14.I can’t deal with it when my friends (or my children) behave immaturely, wildly, or improperly.
15.There are good people and bad people, as can be seen by watching what they do.
16.There are times when awful things happen.
17.There is nothing that I must do in life.
18.Children must eventually learn to live up to their obligations.
19.Sometimes I just can’t tolerate my poor achievement in school or at work.
20.Even when I make serious or costly mistakes, or hurt others, my self-worth does not change.
21.It would be terrible if I could not succeed at pleasing the people I love.
22.I would like to do better at school (or at work) but there is no reason why I absolutely must do better.
23.I believe that people definitely should not behave poorly in public.
24.I just can’t take a lot of pressure and stress.
25.The approval or disapproval of my friends or family does not affect my self-worth.
26.It would be unfortunate, but certainly not terrible, if someone in my family had serious medical problems.
27.I definitely have to do a good job on all things that I decide to do.
28.It’s generally okay for teenagers to act differently by eating pizza for breakfast and leaving clothing and books all over the floor in their room.
29.I can’t stand some of the things that have been done by my friends or members of my family.
30.A person who sins or harms others repeatedly is a “bad person.”
31.It would be awful if someone I loved developed serious mental problems and had to be hospitalized.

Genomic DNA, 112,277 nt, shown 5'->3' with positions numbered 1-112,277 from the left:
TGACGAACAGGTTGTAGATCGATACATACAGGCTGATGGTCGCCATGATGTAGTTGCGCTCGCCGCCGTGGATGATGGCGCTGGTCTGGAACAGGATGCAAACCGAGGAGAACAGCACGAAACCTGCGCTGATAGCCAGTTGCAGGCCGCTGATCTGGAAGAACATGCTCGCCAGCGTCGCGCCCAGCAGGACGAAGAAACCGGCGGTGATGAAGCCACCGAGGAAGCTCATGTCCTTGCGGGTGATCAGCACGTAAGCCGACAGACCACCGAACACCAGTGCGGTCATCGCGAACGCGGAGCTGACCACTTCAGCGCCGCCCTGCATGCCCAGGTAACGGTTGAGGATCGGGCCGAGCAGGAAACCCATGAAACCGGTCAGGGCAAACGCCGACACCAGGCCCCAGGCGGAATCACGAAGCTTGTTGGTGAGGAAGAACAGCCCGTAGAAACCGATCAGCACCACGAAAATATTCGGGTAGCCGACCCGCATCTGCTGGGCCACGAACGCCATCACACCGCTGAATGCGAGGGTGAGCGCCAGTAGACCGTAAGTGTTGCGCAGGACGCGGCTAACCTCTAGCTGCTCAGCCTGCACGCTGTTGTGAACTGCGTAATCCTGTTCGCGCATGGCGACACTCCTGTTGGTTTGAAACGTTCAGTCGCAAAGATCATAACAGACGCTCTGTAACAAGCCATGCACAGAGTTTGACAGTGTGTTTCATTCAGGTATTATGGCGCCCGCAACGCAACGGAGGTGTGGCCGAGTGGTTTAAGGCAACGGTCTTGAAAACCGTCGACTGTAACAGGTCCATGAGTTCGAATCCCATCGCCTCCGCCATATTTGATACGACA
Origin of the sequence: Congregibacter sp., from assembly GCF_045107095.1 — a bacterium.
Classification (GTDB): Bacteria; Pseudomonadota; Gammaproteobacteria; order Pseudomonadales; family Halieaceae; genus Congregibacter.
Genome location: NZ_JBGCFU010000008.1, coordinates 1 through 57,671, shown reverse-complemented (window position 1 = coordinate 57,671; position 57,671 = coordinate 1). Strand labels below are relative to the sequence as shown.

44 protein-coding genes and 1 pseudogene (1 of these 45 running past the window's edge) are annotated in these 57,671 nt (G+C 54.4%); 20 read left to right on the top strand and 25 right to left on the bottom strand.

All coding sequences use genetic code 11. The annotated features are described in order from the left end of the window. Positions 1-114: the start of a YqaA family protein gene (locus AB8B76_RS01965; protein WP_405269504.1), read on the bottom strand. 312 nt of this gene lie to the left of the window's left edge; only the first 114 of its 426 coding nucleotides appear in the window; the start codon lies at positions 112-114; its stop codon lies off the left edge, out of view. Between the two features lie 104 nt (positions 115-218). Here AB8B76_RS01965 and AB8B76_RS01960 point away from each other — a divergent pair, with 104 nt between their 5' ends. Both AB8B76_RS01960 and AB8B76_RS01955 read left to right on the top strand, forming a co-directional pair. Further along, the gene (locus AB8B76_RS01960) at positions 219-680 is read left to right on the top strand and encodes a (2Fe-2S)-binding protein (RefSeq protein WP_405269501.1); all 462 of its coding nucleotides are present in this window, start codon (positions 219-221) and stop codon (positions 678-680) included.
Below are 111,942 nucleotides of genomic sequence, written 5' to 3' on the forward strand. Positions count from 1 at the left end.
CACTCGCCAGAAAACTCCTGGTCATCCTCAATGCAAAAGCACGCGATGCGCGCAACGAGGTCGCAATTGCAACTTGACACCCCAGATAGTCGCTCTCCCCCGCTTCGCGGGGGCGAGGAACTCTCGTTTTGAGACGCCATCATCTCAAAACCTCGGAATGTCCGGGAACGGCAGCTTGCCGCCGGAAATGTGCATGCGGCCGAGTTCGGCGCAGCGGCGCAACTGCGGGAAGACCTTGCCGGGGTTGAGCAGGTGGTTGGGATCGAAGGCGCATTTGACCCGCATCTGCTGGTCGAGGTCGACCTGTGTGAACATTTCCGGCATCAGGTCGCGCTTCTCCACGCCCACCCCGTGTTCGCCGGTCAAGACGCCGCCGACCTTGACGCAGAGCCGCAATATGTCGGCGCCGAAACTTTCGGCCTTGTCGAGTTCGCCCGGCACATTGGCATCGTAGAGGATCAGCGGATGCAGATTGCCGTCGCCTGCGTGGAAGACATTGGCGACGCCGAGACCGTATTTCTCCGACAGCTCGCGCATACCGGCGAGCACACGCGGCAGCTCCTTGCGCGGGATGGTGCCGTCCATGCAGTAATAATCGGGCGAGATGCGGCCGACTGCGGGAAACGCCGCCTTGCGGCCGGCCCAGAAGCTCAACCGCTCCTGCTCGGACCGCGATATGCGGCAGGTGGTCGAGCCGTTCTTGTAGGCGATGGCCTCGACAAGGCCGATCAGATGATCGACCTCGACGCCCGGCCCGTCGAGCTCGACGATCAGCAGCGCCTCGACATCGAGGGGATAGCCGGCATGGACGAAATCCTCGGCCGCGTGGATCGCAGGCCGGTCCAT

32.I have to make absolutely sure that everything is going well in important areas of my life.
33.If it’s important to me, close friends should want to do the favors that I ask of them.
34.I can easily tolerate very unpleasant situations and uncomfortable, awkward interactions with friends.
35.The way others evaluate me (friends, supervisors, teachers) is very important in determining the way I rate myself.
36.It’s terrible when my friends behave poorly and inappropriately in public.
37.I clearly should not make some of the mistakes I make.
38.There is no reason why my family members must act the way I want them to.
39.It’s unbearable when lots and lots of things go wrong.
40.I often rate myself based upon my success at work or school, or upon my social achievements.
41.It would be terrible if I totally failed in school or at work.
42.There is no reason why I should be a better person than I am.
43.There are clearly some things that other people must not do.
44.There are some things about people at work (or in school) that I just can’t stand.
45.Serious emotional or legal problems would lower my sense of self-worth.
46.Even very bad and distasteful situations like failing, or losing a lot of money or a job, are not terrible.
47.There are some good reasons why I must not make errors at school or at work.
48.Absolutely, my friends and family should treat me better than they sometimes do.
49.I can easily accept it when my friends don’t behave the way I expect them to.
50.It is important to teach children that they can become “good boys” and “good girls” by performing well in school and earning the approval of their parents.